As a kid, my typical Sunday morning featured chocolate chip pancakes that were drenched in maple syrup and a marathon viewing session of my favorite PBS shows, like Arthur, Zoom and The Magic School Bus. But after I had memorized every episode of those shows, my parents turned to computer games to keep me occupied. In particular, I remember spending hours with the zany Mrs. Frizzle, her students and their anthropomorphic bus. While I viewed my time in front of the computer as fun and playful, I was totally oblivious to the fact that I was also absorbing lots of information about the human body, outer space, geography and the environment. Besides that, the game’s interactive nature taught me decision-making and problem-solving skills.
It seems that, as technology becomes a larger part of the learning experience, video games like the ones that shaped my childhood are being incorporated into more and more classrooms. David Lowenstein, Senior Director of Ready to Learn at PBS, explained that when video games are properly designed, they can be “highly-effective teaching tools, especially when coupled with resources that help educators integrate the games in to formal and informal learning environments.” Now, the Corporation for Public Broadcasting (CPB) and PBS KIDS Ready to Learn Initiative is encouraging people of all ages to build games that develop early math skills for children ages 4-8, in conjunction with President Obama’s Education to Innovate Campaign and the 2012 National STEM Video Game Challenge. The Challenge, as David explains, is to “incentivize educators and students to create video games using free on-line game-making platforms like Gamestar Mechanic,” particularly around subjects in the science, technology, engineering and mathematic (STEM) realm.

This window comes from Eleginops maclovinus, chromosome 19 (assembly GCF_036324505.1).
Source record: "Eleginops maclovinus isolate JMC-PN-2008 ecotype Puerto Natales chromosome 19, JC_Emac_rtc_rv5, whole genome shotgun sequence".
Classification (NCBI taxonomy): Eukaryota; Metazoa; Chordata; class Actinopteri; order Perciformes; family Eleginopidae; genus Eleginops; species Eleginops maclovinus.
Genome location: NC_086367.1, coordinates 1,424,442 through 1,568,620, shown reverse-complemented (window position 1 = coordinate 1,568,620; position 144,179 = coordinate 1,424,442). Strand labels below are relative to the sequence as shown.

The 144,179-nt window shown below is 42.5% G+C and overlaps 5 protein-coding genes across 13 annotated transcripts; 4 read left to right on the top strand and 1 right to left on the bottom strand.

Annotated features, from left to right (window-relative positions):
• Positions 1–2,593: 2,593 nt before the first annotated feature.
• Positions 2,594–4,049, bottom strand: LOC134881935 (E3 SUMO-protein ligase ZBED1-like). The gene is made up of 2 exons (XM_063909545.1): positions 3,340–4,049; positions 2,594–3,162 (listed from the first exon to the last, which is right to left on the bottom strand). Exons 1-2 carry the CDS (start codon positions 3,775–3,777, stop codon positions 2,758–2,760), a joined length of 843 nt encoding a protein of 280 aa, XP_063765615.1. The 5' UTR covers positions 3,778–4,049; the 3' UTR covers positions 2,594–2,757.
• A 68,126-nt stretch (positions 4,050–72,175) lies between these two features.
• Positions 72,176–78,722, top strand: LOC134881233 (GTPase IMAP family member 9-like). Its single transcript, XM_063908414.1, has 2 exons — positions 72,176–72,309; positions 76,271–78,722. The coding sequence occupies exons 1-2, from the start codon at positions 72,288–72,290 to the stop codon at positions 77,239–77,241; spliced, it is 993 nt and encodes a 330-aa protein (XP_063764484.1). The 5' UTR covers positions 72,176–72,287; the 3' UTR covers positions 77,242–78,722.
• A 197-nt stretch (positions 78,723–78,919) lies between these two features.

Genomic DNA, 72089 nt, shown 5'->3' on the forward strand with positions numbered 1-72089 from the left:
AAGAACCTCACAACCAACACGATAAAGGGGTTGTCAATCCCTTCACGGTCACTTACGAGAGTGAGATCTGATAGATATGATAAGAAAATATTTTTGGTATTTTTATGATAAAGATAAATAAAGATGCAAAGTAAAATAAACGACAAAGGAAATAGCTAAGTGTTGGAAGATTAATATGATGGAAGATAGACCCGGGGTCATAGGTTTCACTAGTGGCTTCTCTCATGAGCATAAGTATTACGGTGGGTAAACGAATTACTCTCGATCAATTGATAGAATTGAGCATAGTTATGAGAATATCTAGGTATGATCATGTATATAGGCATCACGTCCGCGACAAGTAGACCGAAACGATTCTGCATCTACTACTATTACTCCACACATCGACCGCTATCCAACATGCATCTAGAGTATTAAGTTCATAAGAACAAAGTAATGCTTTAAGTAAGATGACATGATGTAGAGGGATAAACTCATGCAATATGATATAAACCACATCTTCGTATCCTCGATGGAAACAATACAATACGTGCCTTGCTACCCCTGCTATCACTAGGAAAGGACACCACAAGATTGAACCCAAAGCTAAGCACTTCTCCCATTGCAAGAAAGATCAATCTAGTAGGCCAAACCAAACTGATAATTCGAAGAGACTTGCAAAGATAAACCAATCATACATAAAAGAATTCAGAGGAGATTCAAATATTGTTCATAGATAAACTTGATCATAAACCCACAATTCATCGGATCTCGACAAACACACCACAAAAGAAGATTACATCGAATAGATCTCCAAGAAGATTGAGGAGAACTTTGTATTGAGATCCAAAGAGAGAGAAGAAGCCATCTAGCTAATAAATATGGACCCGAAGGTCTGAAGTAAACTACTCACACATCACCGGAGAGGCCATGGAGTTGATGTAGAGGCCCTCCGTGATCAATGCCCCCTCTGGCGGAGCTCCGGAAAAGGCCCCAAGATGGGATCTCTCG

As part of this effort, CPB and PBS KIDS will be hosting a webinar for teachers on Thursday, February 16, 2012 from 4:00-5:00pm EST that will demonstrate how to enter the PBS KIDS Stream of the National STEM Video Game Challenge using GameStar Mechanic to make their own educational game for children age 4-8, even without knowledge of computer coding. Besides this, PBS KIDS has a lot of relevant material available for game-makers online—like examples of successful early education math games and information about the contest.
Already, Lowenstein says, “lots of cool content has been generated through Gamestar Mechanic including games about pollution and world peace.” Twelve PBS affiliated stations (Twin Cities Public Television, WBGU, WCNY, WHRO, WKAR, KLRU, WQED, WUSF, WVPT, WXEL, WXXI, and UNC-TV) have garnered attention for this initiative through on air and community promotions. Lowenstein notes that “the response has been fantastic, although we’d love to see more students and educators submitting games to the PBS KIDS stream.” The contest ends March 12, so be sure to encourage your constituents and local educators to see what kinds of math games they can develop for a younger generation.